The Tokyo Reporter

So you wanna be a yakuza reporter: Rags busy after Yamaguchi-gumi split

Flash Dec. 22

One of the biggest stories in Japan this year was the split of the Yamaguchi-gumi.

As the story unfolded at the end of the summer, newspapers like the Sankei Shimbun and Kobe Shimbun provided quotations leaked from investigative sources who were privy — to some degree, anyway — on just what was going on.

But for those seeking to understand what the landmark event really means to Japan’s largest organized crime group more in-depth coverage is necessary.

For years, Shukan Jitsuwa, Shukan Asahi Geino and Shukan Taishu (ostensibly known as the “Big Three”) have provided extensive coverage on organized crime in Japan. Following the breakup of the Yamaguchi-gumi, it has not been surprising then to see each tabloid consistently dedicating roughly a dozen pages each week to the latest news and look-back features on the Kobe-based gang’s century-long history.

By all impressions, the tabloids have enjoyed a chummy relationship with the gang over the years — to wit, an editor of Asagei wrote most of the screenplay for the 1973 Toei film “The Third-Generation of the Yamaguchi-gumi”— but, according to Flash (Dec. 22), being a yakuza reporter is tireless task — and the split has made it even more challenging.

An editor at the Tokyo-based Jitsuwa says that sales have risen by 20 percent since the dissolution, which took place after 13 affiliate syndicates left the gang in September. The formation of the rival Kobe Yamaguchi-gumi followed.

The top of the cover of the Sept. 17 issue of Shukan Jitsuwa screams ‘Yamaguchi-gumi Split!’

“Things have calmed down a little but we still dedicate a lot of words to articles covering incidents related to the split,” says the editor.

During less anxious times, Jitsuwa provides a mix of photos of women, perverted manga, gambling tips, sex parlor recommendations, gossip on female announcers and crime news to go along with the gangster coverage, which is typically buried in the back of each issue.

Since the split, the Yamaguchi-gumi content has been pushed to the front, positioned just after the glossy multi-page spreads of (nearly nude) gravure idols and (fully nude) adult video actresses with egregious reader-grabbing headlines, such as “29 arrests, at least 20 locations searched in 1 month,” “The shocking content of the surprise ‘confidential’ visit by the Aizukotetsu-kai to the Yamaken-gumi headquarters” and “The yakuza world defies conventional wisdom! The changing ways of the Kobe Yamaguchi-gumi!”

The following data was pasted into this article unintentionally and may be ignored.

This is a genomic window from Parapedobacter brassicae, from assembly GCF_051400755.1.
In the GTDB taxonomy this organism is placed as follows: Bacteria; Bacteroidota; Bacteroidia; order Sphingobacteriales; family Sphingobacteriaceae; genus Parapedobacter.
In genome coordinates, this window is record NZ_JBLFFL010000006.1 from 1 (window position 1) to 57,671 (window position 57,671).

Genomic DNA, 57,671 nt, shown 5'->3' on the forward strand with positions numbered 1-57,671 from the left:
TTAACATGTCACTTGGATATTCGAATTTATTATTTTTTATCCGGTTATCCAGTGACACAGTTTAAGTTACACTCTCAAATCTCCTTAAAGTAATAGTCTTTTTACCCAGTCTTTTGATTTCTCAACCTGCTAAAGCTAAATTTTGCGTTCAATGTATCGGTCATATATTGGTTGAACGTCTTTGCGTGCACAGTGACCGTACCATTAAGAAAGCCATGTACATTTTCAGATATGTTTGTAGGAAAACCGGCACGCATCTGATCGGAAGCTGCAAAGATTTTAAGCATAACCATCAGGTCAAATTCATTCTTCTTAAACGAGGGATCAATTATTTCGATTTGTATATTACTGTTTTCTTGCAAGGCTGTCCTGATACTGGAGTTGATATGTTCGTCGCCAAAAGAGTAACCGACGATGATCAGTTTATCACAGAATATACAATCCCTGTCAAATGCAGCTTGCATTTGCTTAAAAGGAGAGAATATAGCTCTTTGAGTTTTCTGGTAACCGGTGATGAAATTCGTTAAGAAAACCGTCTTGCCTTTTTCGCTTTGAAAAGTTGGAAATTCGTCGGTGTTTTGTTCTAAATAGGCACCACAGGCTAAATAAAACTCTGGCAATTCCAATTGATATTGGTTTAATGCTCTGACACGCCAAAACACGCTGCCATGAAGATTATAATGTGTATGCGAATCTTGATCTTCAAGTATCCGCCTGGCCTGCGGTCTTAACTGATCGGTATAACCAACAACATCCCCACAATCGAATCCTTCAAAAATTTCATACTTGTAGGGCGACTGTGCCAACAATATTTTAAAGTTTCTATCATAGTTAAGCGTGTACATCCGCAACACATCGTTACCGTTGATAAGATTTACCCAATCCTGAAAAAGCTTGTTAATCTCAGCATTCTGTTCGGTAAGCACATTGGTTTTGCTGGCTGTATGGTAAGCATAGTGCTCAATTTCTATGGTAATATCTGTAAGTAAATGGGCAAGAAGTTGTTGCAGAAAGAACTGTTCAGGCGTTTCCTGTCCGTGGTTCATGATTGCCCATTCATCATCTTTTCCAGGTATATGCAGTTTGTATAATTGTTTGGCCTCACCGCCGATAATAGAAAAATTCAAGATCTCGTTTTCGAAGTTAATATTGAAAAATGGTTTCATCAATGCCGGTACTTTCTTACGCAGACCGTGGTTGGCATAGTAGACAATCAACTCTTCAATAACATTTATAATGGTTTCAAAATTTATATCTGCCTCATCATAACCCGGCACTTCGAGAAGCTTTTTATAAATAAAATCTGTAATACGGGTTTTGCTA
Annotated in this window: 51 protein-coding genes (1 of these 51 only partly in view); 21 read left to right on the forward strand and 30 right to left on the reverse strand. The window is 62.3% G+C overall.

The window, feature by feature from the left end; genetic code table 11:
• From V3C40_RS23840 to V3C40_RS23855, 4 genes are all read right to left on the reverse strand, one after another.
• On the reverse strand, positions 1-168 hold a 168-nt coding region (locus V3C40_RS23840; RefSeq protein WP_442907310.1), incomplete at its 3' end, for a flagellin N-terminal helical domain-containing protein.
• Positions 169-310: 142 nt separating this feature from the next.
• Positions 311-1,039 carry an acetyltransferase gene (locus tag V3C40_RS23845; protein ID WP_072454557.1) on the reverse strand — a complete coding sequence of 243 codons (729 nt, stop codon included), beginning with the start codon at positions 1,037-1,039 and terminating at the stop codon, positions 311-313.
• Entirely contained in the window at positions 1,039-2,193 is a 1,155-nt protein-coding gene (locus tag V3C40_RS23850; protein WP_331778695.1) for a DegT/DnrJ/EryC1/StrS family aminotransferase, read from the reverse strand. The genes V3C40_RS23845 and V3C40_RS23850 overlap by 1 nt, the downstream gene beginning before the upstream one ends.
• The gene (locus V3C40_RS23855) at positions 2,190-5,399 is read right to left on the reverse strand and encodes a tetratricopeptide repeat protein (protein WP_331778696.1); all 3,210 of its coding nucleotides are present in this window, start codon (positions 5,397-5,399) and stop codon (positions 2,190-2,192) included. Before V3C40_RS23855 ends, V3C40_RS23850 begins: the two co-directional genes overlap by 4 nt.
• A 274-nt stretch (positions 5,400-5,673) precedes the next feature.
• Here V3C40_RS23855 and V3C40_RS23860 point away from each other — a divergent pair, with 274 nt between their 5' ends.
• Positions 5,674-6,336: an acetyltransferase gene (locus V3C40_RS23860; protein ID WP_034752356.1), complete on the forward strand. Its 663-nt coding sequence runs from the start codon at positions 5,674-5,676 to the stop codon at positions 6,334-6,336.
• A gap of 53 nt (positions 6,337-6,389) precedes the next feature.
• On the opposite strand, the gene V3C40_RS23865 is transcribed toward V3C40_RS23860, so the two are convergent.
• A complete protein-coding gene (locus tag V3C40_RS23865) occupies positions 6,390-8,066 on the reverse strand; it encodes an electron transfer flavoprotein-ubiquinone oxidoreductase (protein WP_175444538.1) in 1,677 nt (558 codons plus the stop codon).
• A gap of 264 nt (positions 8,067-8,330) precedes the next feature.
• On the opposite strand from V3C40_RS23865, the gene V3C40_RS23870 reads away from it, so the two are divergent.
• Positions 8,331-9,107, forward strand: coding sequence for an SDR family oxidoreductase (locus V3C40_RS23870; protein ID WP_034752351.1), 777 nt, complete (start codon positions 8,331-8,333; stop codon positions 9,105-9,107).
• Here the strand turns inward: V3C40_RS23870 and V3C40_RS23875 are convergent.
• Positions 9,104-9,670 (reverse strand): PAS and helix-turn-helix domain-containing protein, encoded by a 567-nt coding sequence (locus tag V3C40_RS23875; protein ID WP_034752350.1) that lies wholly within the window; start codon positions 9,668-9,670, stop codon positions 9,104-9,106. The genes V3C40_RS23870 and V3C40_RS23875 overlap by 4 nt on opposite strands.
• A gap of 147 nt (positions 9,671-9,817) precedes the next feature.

One writer describes the current thirst for gang news as “frantic.”

“Due to the uproar that has followed the split, the number of business trips I take to Kansai now averages two or three a week,” says the writer, “and I carry around a book of tickets for the Shinkansen.”

To get scoops, writers are always on alert, monitoring police busts, regular gang meetings, dinner events and grave visits. On the surface, the Yamaguchi-gumi and the Kobe Yamaguchi-gumi prohibit interviews. A reporter, however, can foster key relationships on the sly.

“It starts with getting your face recognized,” a Jitsuwa reporter tells the magazine. “Though it depends on the gang, if I am, say, allowed to photograph an event, it could then be possible to talk with an upper-level member directly.”

A meal with a gangster could lead to learning inside information. It can also be an interesting experience.

The Dec. 17 issue of Shukan Asahi Geino announces the resignation of number-3 boss Hirofumi Hashimoto

“I get a bit worried about my wallet when I go to a high-end restaurant,” says another reporter. “As to yakuza, there are a lot of lively types, and I had one say to me, ‘If you pay, I won’t talk.’ He then took me to a club, and, in front of the lineup of hostesses, he said, ‘Take whichever one you like home with you.'”

But one must be careful.

Yakuza members tie the bonds of the family with the sakazuki (sake cup),” continues the aforementioned reporter. “Just like a parent and child, this sworn-brother relationship is an important matter. It is the basis for determining one’s rank (in the gang). If a writer doesn’t have that hammered firmly into his head, he won’t be able to keep up.”

Perhaps surprisingly, the job can be rewarding.

“With the magazines getting circulated among the gang members, I am happy when my name is mentioned,” says a writer affiliated with Jitsuwa. “While in prison, they are for sure reading the Big Three because it is an easy way to stay updated on the latest gang trends.”

With a yakuza expert telling Flash that the fallout from the split will likely continue for years, the magazine suggests that journalists for the Big Three take care of themselves. (A.T.)

Source: “Yamaguchi-gumi bunretsu kakkyo jitsuwa-shi kei shukanshi no sozetsu shuzai genba,” Flash (Dec. 22, page 15)

Note: Brief extracts from Japanese vernacular media in the public domain that appear here were translated and summarized under the principle of “fair use.” Every effort has been made to ensure accuracy of the translations. However, we are not responsible for the veracity of their contents. The activities of individuals described herein should not be construed as “typical” behavior of Japanese people nor reflect the intention to portray the country in a negative manner. Our sole aim is to provide examples of various types of reading matter enjoyed by Japanese.

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